Partial Discharge Effect on Electrical Insulation: Mechanisms, Implications, and Mitigation Strategies

Electrical insulation is a fundamental component of all electrical and electronic systems, providing a critical barrier that prevents unwanted current flow between conducting parts. The integrity of insulation is paramount for the safe and efficient operation of these systems. However, insulation materials are subject to various stresses and degradation mechanisms over their operational life, one of the most significant being partial discharge (PD). This essay explores the mechanisms through which partial discharge affects electrical insulation, the implications for system performance and safety, and the strategies employed to mitigate its effects.

Partial Discharge: the principle

Partial discharge occurs when an electrical discharge happens within a localized area of the insulation system but does not completely bridge the electrodes between which the voltage is applied. This phenomenon typically arises in voids, cracks, or at interfaces within the insulation material where the electric field concentration exceeds the local dielectric strength. PD can be initiated by several factors, including manufacturing defects, insulation aging, and exposure to extreme environmental conditions.

Mechanisms of PD-Induced Insulation Degradation

The degradation of insulation due to PD involves complex physical and chemical processes, which can be broadly categorized into thermal, electrical, and chemical mechanisms.

  • Thermal Mechanisms. The energy dissipated during PD events generates localized heat, which can cause thermal decomposition of the insulation material. Over time, repeated PD cycles can lead to the formation of carbonized paths within the insulation, significantly reducing its dielectric strength.
  • Electrical Mechanisms. PD can result in the formation of conductive channels within the insulation material, leading to an increase in local current flow and further electrical stress. This process can escalate, eventually causing electrical breakdown and failure of the insulation system.
  • Chemical Mechanisms. The high-energy electrons and ions generated during PD can interact with the insulation material, leading to oxidative degradation and the breakdown of molecular chains. This chemical alteration not only reduces the material’s dielectric strength but also its mechanical integrity.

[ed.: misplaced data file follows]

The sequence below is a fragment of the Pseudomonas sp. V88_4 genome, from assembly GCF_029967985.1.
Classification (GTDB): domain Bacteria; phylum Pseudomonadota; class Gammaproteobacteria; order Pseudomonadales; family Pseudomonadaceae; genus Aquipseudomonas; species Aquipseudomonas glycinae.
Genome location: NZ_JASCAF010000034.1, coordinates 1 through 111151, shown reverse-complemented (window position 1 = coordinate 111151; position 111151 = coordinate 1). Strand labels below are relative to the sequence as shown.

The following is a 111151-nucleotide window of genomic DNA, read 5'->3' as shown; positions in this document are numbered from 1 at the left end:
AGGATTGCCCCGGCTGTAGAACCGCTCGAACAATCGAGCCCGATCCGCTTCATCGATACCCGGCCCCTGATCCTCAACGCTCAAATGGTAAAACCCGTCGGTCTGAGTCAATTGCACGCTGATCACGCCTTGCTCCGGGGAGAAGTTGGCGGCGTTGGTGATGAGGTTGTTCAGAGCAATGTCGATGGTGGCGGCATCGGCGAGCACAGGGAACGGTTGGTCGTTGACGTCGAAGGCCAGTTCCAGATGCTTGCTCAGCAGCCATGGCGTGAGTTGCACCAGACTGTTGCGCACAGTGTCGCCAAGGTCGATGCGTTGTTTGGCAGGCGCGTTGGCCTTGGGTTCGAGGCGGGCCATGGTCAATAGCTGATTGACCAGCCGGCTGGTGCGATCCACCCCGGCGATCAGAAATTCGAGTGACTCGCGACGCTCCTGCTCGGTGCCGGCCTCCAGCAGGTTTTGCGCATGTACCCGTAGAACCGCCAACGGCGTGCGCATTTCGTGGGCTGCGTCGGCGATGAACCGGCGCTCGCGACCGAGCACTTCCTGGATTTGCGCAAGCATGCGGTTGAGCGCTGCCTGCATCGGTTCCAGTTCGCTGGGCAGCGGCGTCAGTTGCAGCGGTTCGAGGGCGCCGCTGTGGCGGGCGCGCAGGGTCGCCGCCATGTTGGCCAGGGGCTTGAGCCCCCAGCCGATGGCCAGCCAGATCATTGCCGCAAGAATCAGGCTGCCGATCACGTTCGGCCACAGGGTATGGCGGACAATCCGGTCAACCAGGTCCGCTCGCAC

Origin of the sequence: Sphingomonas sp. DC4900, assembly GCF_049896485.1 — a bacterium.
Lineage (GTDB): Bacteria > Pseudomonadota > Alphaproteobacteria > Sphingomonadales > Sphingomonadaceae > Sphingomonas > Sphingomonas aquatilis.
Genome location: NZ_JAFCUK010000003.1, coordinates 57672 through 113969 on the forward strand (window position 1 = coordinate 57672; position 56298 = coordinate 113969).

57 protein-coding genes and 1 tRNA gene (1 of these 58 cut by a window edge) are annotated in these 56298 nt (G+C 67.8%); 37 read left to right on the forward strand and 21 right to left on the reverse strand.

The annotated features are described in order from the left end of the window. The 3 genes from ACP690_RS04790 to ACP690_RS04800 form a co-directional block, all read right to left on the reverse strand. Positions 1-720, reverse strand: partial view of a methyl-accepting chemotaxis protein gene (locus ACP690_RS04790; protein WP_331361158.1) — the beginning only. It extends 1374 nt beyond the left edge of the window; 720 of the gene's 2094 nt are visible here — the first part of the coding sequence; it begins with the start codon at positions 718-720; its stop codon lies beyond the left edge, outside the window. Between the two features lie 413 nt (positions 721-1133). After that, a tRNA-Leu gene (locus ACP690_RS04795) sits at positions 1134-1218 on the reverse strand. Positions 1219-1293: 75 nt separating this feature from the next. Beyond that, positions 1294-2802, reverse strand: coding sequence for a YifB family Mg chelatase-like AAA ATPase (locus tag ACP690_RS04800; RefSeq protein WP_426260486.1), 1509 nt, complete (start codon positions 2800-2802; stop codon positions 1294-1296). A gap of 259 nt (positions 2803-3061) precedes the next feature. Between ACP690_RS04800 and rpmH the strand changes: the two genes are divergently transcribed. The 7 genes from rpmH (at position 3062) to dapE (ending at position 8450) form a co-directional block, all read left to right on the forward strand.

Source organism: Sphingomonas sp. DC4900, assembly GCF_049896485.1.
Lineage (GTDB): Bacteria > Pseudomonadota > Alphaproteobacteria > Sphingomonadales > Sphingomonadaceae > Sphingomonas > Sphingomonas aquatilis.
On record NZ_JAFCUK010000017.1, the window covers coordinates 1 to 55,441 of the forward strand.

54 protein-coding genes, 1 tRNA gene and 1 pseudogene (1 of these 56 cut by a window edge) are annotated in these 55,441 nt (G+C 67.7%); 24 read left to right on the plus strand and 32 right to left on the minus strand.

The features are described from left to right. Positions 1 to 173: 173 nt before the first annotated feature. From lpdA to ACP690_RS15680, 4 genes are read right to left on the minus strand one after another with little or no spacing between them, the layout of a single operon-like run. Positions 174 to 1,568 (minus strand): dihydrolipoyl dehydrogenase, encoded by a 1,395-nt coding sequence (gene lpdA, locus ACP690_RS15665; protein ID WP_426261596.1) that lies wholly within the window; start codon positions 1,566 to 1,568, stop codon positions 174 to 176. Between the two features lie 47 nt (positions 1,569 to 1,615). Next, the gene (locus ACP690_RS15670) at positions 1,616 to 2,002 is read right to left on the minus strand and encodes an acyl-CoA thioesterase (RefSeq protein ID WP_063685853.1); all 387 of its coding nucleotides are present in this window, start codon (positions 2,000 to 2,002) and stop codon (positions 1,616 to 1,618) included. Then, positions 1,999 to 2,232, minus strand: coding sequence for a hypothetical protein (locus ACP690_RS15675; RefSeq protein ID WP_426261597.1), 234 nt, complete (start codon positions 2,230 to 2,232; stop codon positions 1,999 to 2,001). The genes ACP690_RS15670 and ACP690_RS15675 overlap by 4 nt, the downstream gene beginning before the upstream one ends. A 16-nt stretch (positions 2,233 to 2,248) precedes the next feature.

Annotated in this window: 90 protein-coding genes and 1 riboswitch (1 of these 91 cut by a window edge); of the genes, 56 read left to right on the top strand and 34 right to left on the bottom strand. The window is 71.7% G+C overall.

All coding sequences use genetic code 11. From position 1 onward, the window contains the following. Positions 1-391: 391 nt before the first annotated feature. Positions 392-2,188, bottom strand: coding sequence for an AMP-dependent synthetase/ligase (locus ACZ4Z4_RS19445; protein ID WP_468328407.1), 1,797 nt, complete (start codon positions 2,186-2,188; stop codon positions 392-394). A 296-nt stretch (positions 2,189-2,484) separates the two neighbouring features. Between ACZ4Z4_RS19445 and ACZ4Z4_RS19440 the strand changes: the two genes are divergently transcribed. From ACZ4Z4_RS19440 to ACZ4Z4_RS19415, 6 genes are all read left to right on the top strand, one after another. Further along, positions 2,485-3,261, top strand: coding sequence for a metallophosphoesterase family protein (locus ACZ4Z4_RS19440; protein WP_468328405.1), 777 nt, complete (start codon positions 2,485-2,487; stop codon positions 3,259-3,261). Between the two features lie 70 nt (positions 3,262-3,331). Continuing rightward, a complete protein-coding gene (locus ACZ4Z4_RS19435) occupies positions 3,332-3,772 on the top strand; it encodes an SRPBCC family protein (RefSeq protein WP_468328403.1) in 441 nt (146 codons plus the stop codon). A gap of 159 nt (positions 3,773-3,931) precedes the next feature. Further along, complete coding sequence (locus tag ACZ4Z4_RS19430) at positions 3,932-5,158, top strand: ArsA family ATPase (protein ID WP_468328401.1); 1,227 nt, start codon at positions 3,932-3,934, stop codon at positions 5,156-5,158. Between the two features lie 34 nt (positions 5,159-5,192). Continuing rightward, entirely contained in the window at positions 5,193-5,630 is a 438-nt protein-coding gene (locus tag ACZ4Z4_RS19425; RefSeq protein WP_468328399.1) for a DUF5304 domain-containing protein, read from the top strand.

Implications of PD on System Performance and Safety

The effects of PD on electrical insulation have significant implications for the performance and safety of electrical systems. PD-induced degradation can lead to insulation failure, resulting in unplanned outages, equipment damage, and, in severe cases, electrical fires or explosions. Additionally, PD can compromise system efficiency by increasing power losses and necessitating more frequent maintenance and repairs.

Mitigation Strategies

Given the detrimental effects of PD on electrical insulation, several strategies have been developed to mitigate its impact.

  • Optimizing insulation design to minimize electric field concentrations can significantly reduce the likelihood of PD initiation. This includes the use of uniform insulation materials, the elimination of air voids, and the application of stress-grading materials at critical interfaces.
  • Early detection of PD activity is crucial for preventing insulation failure. Advanced monitoring techniques, such as ultrasonic detection, electrical pulse measurement, and optical sensing, allow for the identification and localization of PD sources before significant damage occurs.
  • The development of new insulation materials with higher dielectric strength and resistance to thermal, electrical, and chemical degradation can enhance the longevity and reliability of electrical systems. Nanocomposites and other advanced materials are being explored for their potential to improve insulation performance in the presence of PD.
  • Controlling the environmental factors that contribute to PD initiation, such as moisture, temperature, and chemical contaminants, can significantly reduce the risk of PD-induced insulation degradation.


Partial discharge represents a significant threat to the integrity and performance of electrical insulation systems. Understanding the mechanisms through which PD induces insulation degradation is essential for developing effective mitigation strategies. Through improved insulation design, advanced monitoring techniques, material innovation, and environmental control, the impact of PD on electrical systems can be significantly reduced, enhancing their safety, reliability, and longevity.

Inside DEIS, the Technical Committee on Diagnostics is involved in topics relevant to partial discharges. Please visit the Technical Committee webpage for more details.